William "Wild Bill" Langer CC 1910 was Governor of North Dakota and later Senator from the same state. Before enrolling at Columbia, he somehow attended the University of North Dakota Law School and passed the state bar at the age of 18, which may say more about the ease of passing the bar in North Dakota than it does about Langer. Despite his performance, he was judged too young to actually practice law, hence his further studies at Columbia, where he indeed proved himself a worthy pupil by graduating both valedictorian and winning the Rolker Prize for outstanding student.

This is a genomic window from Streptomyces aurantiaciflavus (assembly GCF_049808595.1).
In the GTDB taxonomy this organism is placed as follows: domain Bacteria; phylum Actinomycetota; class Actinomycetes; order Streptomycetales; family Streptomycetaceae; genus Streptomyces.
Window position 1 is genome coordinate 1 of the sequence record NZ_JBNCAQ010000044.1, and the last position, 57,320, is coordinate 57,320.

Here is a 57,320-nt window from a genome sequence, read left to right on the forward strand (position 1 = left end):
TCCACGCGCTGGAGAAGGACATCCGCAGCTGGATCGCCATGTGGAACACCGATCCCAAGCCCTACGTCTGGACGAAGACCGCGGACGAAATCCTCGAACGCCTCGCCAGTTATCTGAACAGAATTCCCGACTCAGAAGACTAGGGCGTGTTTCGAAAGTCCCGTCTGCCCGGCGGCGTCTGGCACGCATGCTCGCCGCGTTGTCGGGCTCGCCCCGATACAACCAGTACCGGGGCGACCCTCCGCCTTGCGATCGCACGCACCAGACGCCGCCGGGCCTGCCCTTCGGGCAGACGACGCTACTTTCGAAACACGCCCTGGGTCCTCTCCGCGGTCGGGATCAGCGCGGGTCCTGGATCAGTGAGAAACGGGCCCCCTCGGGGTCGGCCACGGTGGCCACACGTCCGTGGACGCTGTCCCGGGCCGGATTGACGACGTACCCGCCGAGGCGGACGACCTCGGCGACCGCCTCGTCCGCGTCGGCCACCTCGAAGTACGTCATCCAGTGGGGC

Langer was also a member of Philo, business manager of the Spectator, and was voted by classmates as the "biggest politician, noisiest student, most popular man, and the one most likely to succeed".
Although he was a Republican, Spec also reported that he was a "maverick" who "voted against his party more often than for it" which is probably why his political career ended when President Dwight Eisenhower refused to endorse him.
Somehow, he is not the only famous Columbia alumnus to have been nicknamed "Wild Bill," the other being William Joseph Donovan, onetime U.S. spy chief.